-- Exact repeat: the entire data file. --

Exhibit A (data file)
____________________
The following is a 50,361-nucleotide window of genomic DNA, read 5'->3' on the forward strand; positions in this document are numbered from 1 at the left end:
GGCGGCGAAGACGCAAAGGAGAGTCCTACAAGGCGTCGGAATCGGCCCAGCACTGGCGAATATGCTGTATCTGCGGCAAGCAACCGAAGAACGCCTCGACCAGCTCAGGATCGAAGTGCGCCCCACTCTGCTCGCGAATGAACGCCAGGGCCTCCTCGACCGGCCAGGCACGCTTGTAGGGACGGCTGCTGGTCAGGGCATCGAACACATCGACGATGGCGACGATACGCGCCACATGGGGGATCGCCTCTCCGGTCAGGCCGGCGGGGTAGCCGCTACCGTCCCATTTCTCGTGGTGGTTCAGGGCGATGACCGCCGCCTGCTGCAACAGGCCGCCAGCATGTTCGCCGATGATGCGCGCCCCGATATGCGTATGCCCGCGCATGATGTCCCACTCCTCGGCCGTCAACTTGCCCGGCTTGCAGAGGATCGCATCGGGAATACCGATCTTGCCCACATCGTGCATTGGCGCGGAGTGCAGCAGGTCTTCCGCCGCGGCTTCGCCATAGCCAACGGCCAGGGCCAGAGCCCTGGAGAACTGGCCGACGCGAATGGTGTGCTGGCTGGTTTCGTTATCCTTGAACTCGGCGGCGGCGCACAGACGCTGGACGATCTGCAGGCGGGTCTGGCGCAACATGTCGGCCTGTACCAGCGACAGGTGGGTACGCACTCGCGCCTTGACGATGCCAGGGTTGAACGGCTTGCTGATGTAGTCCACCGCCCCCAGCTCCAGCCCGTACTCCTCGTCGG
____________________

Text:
The following is a 50,361-nucleotide window of genomic DNA, read 5'->3' on the forward strand; positions in this document are numbered from 1 at the left end:
GGCGGCGAAGACGCAAAGGAGAGTCCTACAAGGCGTCGGAATCGGCCCAGCACTGGCGAATATGCTGTATCTGCGGCAAGCAACCGAAGAACGCCTCGACCAGCTCAGGATCGAAGTGCGCCCCACTCTGCTCGCGAATGAACGCCAGGGCCTCCTCGACCGGCCAGGCACGCTTGTAGGGACGGCTGCTGGTCAGGGCATCGAACACATCGACGATGGCGACGATACGCGCCACATGGGGGATCGCCTCTCCGGTCAGGCCGGCGGGGTAGCCGCTACCGTCCCATTTCTCGTGGTGGTTCAGGGCGATGACCGCCGCCTGCTGCAACAGGCCGCCAGCATGTTCGCCGATGATGCGCGCCCCGATATGCGTATGCCCGCGCATGATGTCCCACTCCTCGGCCGTCAACTTGCCCGGCTTGCAGAGGATCGCATCGGGAATACCGATCTTGCCCACATCGTGCATTGGCGCGGAGTGCAGCAGGTCTTCCGCCGCGGCTTCGCCATAGCCAACGGCCAGGGCCAGAGCCCTGGAGAACTGGCCGACGCGAATGGTGTGCTGGCTGGTTTCGTTATCCTTGAACTCGGCGGCGGCGCACAGACGCTGGACGATCTGCAGGCGGGTCTGGCGCAACATGTCGGCCTGTACCAGCGACAGGTGGGTACGCACTCGCGCCTTGACGATGCCAGGGTTGAACGGCTTGCTGATGTAGTCCACCGCCCCCAGCTCCAGCCCGTACTCCTCGTCGG